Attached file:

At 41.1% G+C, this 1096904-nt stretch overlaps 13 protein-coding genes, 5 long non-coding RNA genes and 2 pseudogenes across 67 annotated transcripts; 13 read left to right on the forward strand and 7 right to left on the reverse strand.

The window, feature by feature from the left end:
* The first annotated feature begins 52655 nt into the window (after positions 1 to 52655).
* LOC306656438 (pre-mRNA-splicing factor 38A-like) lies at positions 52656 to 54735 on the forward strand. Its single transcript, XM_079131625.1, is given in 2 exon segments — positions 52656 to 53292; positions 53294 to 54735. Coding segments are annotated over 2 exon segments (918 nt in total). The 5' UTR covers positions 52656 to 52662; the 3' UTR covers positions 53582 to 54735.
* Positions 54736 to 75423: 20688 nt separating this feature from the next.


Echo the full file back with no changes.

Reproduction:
At 41.1% G+C, this 1096904-nt stretch overlaps 13 protein-coding genes, 5 long non-coding RNA genes and 2 pseudogenes across 67 annotated transcripts; 13 read left to right on the forward strand and 7 right to left on the reverse strand.

The window, feature by feature from the left end:
* The first annotated feature begins 52655 nt into the window (after positions 1 to 52655).
* LOC306656438 (pre-mRNA-splicing factor 38A-like) lies at positions 52656 to 54735 on the forward strand. Its single transcript, XM_079131625.1, is given in 2 exon segments — positions 52656 to 53292; positions 53294 to 54735. Coding segments are annotated over 2 exon segments (918 nt in total). The 5' UTR covers positions 52656 to 52662; the 3' UTR covers positions 53582 to 54735.
* Positions 54736 to 75423: 20688 nt separating this feature from the next.